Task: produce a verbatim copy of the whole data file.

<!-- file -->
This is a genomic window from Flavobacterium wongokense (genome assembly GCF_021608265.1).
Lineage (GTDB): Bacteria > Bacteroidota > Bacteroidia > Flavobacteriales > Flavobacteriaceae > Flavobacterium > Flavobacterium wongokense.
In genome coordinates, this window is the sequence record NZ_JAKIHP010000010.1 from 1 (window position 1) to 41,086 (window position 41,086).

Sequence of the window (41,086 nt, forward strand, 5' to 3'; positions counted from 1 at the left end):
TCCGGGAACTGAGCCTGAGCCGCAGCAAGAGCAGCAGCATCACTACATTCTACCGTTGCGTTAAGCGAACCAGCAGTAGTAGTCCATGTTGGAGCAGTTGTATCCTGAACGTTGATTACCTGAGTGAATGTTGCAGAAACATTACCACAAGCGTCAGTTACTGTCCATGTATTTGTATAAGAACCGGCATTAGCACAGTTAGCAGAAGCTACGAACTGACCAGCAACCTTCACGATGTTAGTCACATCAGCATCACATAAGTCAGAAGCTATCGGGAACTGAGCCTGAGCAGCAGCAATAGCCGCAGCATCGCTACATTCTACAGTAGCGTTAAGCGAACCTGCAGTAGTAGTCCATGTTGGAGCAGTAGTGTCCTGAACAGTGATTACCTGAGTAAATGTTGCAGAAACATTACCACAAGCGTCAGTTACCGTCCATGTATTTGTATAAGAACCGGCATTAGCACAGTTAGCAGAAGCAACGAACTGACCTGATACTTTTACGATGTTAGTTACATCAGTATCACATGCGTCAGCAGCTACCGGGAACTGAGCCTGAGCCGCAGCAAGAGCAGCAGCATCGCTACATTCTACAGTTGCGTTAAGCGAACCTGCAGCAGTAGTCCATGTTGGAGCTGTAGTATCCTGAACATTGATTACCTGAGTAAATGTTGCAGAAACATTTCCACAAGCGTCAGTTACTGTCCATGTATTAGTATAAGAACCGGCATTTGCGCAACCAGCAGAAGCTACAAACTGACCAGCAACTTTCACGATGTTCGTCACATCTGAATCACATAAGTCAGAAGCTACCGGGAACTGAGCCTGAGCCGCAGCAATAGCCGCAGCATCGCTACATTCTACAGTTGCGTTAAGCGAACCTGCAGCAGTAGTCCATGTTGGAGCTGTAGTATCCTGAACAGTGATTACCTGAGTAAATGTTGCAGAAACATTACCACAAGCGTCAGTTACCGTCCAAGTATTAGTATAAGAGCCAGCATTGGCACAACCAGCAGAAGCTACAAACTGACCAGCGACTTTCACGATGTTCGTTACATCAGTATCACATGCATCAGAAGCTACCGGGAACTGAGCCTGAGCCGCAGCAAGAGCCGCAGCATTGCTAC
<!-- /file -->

This is a genomic window from Flavobacterium wongokense (genome assembly GCF_021608265.1).
Lineage (GTDB): Bacteria > Bacteroidota > Bacteroidia > Flavobacteriales > Flavobacteriaceae > Flavobacterium > Flavobacterium wongokense.
In genome coordinates, this window is the sequence record NZ_JAKIHP010000010.1 from 1 (window position 1) to 41,086 (window position 41,086).

Sequence of the window (41,086 nt, forward strand, 5' to 3'; positions counted from 1 at the left end):
TCCGGGAACTGAGCCTGAGCCGCAGCAAGAGCAGCAGCATCACTACATTCTACCGTTGCGTTAAGCGAACCAGCAGTAGTAGTCCATGTTGGAGCAGTTGTATCCTGAACGTTGATTACCTGAGTGAATGTTGCAGAAACATTACCACAAGCGTCAGTTACTGTCCATGTATTTGTATAAGAACCGGCATTAGCACAGTTAGCAGAAGCTACGAACTGACCAGCAACCTTCACGATGTTAGTCACATCAGCATCACATAAGTCAGAAGCTATCGGGAACTGAGCCTGAGCAGCAGCAATAGCCGCAGCATCGCTACATTCTACAGTAGCGTTAAGCGAACCTGCAGTAGTAGTCCATGTTGGAGCAGTAGTGTCCTGAACAGTGATTACCTGAGTAAATGTTGCAGAAACATTACCACAAGCGTCAGTTACCGTCCATGTATTTGTATAAGAACCGGCATTAGCACAGTTAGCAGAAGCAACGAACTGACCTGATACTTTTACGATGTTAGTTACATCAGTATCACATGCGTCAGCAGCTACCGGGAACTGAGCCTGAGCCGCAGCAAGAGCAGCAGCATCGCTACATTCTACAGTTGCGTTAAGCGAACCTGCAGCAGTAGTCCATGTTGGAGCTGTAGTATCCTGAACATTGATTACCTGAGTAAATGTTGCAGAAACATTTCCACAAGCGTCAGTTACTGTCCATGTATTAGTATAAGAACCGGCATTTGCGCAACCAGCAGAAGCTACAAACTGACCAGCAACTTTCACGATGTTCGTCACATCTGAATCACATAAGTCAGAAGCTACCGGGAACTGAGCCTGAGCCGCAGCAATAGCCGCAGCATCGCTACATTCTACAGTTGCGTTAAGCGAACCTGCAGCAGTAGTCCATGTTGGAGCTGTAGTATCCTGAACAGTGATTACCTGAGTAAATGTTGCAGAAACATTACCACAAGCGTCAGTTACCGTCCAAGTATTAGTATAAGAGCCAGCATTGGCACAACCAGCAGAAGCTACAAACTGACCAGCGACTTTCACGATGTTCGTTACATCAGTATCACATGCATCAGAAGCTACCGGGAACTGAGCCTGAGCCGCAGCAAGAGCCGCAGCATTGCTAC